Day 5: Part I ~ October 6th, 2015 ~ Tuesday Morning – Hanoi, Vietnam
*** Each day was so overwhelming, so full, that more than one blog post is needed. Hope it is fairly easy to follow.***
Mornings in a windowless hotel are interesting, yet I awoke refreshed. Burt was showering, so I checked email on the decent wifi signal and prayed quietly, waiting my turn in the shower. We have been informed that today we will be meeting with Montagnard pastors, and we’re scheduled to fly to South Vietnam and Saigon this afternoon.
After Burt headed downstairs for breakfast, I prepared for the day and was just finished dressing when the bedside phone rang. It was Burt, calling to let me know that Minh had organized a last-minute trip to tour downtown Hanoi and visit Hoa Lo Prison.
The Hanoi Hilton.
I was frozen for a moment, and just stood there with the phone in my hand.
Yes, I’m here. I’ll be right down.
But what about devotions?
He said we had to leave in 10 minutes, so we’ll postpone devotions for now. After blindly scrambling around the room to shove my wallet and passport into my pocket and grab the room key, I hurried downstairs only to find that not everyone was ready yet. Thankfully, I had time to select a few items from the breakfast buffet while we waited for the group to be ready.
Mind spinning, I climbed aboard the van and after a short drive we pulled up at a large orange/yellow building with ugly walls and barred gates, with the words “MAISON CENTRALE” over the arched entrance in dirty white letters. The majority of the sprawling Hoa Lo Prison was demolished two decades ago, but the gatehouse remains along with a portion of a cellblock, with the intent to be a historical museum and symbol of Vietnamese nationalism. I was not fooled, and could not stop the tears that began to fall with abandon the moment I stepped onto the sidewalk.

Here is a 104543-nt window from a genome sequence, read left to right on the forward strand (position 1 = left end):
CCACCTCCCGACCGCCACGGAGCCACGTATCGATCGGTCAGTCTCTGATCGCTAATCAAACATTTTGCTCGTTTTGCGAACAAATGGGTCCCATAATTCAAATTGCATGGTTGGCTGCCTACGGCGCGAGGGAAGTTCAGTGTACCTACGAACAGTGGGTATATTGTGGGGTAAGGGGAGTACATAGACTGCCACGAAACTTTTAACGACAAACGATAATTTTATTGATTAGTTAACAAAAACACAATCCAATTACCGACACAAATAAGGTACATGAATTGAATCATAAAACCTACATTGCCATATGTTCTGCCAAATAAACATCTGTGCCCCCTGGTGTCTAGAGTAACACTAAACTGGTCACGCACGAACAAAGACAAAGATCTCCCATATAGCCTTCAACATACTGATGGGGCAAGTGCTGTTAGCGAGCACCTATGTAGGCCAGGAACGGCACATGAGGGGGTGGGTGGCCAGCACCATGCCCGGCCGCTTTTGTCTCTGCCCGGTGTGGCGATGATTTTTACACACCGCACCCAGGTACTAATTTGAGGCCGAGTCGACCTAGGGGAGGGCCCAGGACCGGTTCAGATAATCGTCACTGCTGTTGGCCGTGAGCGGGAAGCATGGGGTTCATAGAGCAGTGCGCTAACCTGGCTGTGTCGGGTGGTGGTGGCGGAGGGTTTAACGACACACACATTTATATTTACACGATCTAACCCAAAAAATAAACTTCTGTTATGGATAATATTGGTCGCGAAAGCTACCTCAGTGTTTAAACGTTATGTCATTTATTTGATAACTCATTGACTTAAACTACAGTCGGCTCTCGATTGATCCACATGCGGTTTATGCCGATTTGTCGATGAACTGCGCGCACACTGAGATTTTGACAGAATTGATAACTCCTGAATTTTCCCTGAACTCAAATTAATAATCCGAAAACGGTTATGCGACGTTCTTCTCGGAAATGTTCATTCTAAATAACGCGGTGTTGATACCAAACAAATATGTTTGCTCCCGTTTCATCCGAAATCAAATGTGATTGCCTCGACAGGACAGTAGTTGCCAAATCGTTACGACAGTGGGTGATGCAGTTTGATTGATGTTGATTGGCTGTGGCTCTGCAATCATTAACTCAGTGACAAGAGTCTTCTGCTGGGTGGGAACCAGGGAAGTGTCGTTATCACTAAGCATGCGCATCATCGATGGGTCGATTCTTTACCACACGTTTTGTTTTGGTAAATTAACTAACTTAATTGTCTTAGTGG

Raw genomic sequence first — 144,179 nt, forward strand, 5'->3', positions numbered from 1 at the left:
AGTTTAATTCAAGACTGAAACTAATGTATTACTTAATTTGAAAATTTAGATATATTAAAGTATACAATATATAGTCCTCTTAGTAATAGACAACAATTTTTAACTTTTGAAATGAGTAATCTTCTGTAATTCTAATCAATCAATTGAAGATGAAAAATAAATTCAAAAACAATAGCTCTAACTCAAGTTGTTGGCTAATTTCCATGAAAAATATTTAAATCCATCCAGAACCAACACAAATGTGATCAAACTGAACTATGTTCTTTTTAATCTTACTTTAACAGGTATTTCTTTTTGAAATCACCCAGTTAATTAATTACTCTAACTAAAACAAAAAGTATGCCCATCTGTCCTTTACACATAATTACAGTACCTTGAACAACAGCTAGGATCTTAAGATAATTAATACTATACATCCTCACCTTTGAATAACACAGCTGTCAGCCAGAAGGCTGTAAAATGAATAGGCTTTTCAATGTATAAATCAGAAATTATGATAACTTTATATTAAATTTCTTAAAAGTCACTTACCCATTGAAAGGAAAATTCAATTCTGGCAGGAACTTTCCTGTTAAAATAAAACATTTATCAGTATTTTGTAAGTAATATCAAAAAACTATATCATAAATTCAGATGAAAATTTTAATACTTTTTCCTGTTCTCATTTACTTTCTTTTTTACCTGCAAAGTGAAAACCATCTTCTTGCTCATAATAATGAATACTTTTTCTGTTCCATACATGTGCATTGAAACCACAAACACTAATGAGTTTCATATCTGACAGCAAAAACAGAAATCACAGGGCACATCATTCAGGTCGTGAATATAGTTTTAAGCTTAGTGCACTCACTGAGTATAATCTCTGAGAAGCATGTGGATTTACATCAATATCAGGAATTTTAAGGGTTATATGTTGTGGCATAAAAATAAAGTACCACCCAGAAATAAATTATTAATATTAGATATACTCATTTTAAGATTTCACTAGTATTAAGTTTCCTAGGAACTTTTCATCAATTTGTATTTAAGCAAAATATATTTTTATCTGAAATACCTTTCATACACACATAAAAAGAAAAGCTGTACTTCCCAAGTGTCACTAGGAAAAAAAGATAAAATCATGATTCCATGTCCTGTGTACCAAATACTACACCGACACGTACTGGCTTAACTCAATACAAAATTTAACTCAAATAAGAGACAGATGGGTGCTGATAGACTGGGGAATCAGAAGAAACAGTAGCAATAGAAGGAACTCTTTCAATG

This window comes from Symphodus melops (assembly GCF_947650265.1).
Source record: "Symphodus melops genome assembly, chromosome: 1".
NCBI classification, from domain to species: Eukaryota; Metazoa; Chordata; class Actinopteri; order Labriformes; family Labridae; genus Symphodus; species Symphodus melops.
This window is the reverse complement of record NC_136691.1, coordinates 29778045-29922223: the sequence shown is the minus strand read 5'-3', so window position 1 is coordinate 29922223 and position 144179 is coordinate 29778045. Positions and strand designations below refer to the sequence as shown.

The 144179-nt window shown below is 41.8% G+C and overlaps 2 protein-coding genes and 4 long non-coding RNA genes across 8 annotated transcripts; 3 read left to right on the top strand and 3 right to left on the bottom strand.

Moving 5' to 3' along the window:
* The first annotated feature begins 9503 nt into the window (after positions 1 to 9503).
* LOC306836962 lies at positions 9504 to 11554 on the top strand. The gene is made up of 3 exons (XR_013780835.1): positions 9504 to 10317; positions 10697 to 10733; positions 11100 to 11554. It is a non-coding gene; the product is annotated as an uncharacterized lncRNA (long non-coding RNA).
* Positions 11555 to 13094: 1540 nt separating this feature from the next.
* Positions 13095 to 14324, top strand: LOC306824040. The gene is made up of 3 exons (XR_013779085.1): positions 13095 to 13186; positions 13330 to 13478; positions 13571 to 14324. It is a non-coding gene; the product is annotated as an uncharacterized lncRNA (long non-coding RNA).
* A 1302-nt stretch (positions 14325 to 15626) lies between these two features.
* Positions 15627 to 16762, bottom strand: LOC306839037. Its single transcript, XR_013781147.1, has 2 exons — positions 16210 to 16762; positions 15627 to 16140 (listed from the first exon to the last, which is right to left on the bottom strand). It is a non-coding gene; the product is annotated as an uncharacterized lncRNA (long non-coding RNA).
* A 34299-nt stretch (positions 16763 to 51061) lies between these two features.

Minh went over and purchased tickets for all of us, and then we walked in the main entrance and turned right down the hallway. We slowly and quietly moved past locked cell doors, peering into dark holes of rooms, each with a tiny barred window high on the wall. The air seemed chilled and clammy, and antiquated electrical circuitry traced along the corridor walls, fragments of an alert system long silent. I was deeply affected, and raw with barely contained emotion.
As we walked, I thought about the resilient hopefulness of American Prisoners of War once kept here, who walked these depressing halls and trod this heartless ground. I thought about how Isaiah 61 talks about how God’s Spirit brings “freedom to the captive”, and how in my own life and in the lives of my parents, freedom from the captivity of the traumatic past leads to unquenchable hope for the future.
Probably because they knew they had screwed up, the Vietnamese Government has dedicated most of the prison to their own patriots and hero citizens who resisted French occupation to form a sovereign nation. There are parts of the museum dedicated to the daring escapes of Vietnamese prisoners.
A sewer grate supposedly cut thru by Vietnamese patriots.
A proclamation handwritten by U.S. prisoners, at the strong invitation of their captors.
There is also a part of the prison museum dedicated to United States military prisoners of war. There are carefully worded captions and signage explaining the loving and caring treatment extended to American POWs during their stay, and how in spite of the cruel bombing these prisoners had carried out, they were cherished by the North Vietnamese government. I know from reading personal accounts of our servicemembers, memoirs written after their return and personal observations of the hobbled physical toll almost 50 years later on these men, that these signs and messages are untrue.